Jim’s first task was to visit the home that Florence wanted to replicate and gather as many details as he could. He wanted to make it as structurally authentic as possible from the number of bricks between the windows to the outside steps worn down with years of use. He toured the house taking notes on the particulars of each room, the furniture, the décor, and the layout. Photographs were not permitted inside the house so Jim purchased postcards in order to get better detail for the intricate plaster ceilings and mantels.

Some 2700 hours of work, 18,929 bricks and over $4000 later Florence had her Kenmore dollhouse. Jim had completed four bedrooms, a dining room, living room, drawing room, and study. They are each equipped with miniature pieces of furniture from a large cherry-stained Queen Anne table in the dining room flanked by two portraits of Colonel Lewis and Mrs. Lewis to canopy beds, brass candlesticks and leather boots in the bedrooms.

History of Kenmore Dollhouse (4)

A view of the Chamber inside the Kenmore dollhouse.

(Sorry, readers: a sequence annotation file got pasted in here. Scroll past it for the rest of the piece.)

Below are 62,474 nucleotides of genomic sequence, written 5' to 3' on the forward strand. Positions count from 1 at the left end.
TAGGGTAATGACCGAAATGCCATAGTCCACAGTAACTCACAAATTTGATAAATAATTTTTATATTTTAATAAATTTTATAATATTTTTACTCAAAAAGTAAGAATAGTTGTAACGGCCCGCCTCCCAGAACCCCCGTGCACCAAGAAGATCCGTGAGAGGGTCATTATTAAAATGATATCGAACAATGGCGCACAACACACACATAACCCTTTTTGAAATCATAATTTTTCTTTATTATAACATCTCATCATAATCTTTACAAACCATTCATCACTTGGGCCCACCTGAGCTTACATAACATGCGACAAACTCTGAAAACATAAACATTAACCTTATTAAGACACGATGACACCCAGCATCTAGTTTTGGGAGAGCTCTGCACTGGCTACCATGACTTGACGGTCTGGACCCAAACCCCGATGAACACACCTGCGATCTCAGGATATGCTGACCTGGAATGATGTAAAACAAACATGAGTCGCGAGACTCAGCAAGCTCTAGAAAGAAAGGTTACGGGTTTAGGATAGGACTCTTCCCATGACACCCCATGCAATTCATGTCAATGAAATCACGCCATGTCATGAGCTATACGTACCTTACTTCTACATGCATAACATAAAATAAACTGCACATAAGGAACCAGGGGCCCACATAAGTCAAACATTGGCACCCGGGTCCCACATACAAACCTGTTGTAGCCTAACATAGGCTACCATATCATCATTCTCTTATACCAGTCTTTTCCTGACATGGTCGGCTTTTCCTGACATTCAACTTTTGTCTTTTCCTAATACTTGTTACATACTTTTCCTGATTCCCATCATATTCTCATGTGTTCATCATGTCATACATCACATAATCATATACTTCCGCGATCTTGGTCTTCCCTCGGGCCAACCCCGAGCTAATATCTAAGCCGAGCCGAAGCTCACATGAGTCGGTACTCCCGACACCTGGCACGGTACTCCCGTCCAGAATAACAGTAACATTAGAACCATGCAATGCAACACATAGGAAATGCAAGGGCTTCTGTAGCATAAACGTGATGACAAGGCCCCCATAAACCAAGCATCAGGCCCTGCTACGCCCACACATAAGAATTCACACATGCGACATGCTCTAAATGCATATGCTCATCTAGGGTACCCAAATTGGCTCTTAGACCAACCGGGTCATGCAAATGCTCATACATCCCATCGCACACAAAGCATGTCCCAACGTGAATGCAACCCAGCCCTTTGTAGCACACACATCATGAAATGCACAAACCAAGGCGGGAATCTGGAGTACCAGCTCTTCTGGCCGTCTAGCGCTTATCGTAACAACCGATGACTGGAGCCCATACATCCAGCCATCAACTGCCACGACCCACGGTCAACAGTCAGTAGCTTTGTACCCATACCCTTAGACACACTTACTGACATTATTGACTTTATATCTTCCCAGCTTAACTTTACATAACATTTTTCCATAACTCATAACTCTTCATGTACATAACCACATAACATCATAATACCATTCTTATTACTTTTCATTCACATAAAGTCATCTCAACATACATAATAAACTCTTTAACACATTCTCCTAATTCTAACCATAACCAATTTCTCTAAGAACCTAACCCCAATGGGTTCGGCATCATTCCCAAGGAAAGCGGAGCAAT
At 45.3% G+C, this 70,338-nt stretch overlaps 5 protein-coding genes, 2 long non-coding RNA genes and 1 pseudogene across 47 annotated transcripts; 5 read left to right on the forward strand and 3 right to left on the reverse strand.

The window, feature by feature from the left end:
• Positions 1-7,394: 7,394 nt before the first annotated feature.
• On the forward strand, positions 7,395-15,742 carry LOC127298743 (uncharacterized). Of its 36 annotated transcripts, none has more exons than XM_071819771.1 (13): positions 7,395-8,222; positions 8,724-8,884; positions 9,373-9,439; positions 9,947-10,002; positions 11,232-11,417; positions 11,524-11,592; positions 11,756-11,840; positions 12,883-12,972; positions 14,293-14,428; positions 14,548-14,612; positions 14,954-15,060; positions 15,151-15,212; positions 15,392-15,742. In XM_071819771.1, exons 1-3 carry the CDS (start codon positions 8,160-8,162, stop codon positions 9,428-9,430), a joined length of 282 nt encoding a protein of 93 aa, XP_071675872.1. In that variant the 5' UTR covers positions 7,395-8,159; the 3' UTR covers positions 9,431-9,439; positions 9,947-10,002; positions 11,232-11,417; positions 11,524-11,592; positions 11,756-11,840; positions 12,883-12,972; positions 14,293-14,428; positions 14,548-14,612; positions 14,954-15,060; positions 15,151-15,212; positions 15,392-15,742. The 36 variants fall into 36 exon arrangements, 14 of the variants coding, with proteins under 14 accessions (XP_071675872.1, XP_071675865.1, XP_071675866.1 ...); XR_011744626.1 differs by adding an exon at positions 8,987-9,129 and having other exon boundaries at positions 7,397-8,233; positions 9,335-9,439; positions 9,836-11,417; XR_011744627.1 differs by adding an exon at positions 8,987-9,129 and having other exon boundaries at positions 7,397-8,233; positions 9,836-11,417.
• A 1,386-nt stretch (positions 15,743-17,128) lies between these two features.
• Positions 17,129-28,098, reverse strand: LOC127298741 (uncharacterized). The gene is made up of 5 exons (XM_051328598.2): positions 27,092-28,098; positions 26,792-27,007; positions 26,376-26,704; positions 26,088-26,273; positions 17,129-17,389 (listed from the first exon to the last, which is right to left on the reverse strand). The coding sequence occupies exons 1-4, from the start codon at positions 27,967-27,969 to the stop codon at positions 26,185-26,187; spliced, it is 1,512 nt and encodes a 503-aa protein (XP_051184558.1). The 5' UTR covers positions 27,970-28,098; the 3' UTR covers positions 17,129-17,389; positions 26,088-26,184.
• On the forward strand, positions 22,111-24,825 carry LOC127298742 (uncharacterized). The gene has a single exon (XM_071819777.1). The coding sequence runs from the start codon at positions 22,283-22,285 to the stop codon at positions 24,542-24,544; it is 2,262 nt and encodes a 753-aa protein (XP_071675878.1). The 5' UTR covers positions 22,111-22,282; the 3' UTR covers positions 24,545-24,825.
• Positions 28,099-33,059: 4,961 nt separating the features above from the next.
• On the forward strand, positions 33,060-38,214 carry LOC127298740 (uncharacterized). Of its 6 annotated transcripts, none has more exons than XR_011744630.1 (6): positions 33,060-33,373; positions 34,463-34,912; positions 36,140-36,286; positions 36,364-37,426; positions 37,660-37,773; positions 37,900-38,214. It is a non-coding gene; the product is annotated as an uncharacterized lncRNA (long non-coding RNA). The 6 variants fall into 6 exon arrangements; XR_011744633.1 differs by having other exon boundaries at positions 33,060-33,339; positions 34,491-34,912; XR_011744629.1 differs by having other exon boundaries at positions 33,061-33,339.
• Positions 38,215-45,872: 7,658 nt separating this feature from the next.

Over twenty-six years later, the dollhouse now sits in the museum gallery at Kenmore’s visitor center for all to view. Each room still has the exact furnishings so painfully and meticulously created by Jim and positioned to Florence’s specifications. The house is a time capsule which shows Kenmore before renovations completed nearly a decade ago. Visitors can see pieces of furniture that are no longer on display and can understand the dimensions of the upper floor rooms which are not currently open to the public.

Florence’s devotion to detail and Jim’s immense skill leave us with a whimsical model of Kenmore which exudes all the elegance and beauty of the original that would have made the Colonel and Betty proud.

You can see Florence and Jim’s replica of Kenmore as well as all the other wonderful dollhouses and miniatures that make up “A Wee Christmas at Historic Kenmore” until December 30.

Heather Baldus
Collections Manager

A Kenmore Christmas

Historic Kenmore is decorated for the holidays, portraying what it may have looked like during the Christmas season of 1775.  At that time, the Lewis family would have just moved into Kenmore a couple of months earlier, and it would have been their first Christmas in the new house.  It was a time of some sadness, as well – their 15 year old son Charles had died that fall, of an unidentified illness.  Although unknown at the time, it also would be the last “normal” holiday before the Revolution began in earnest.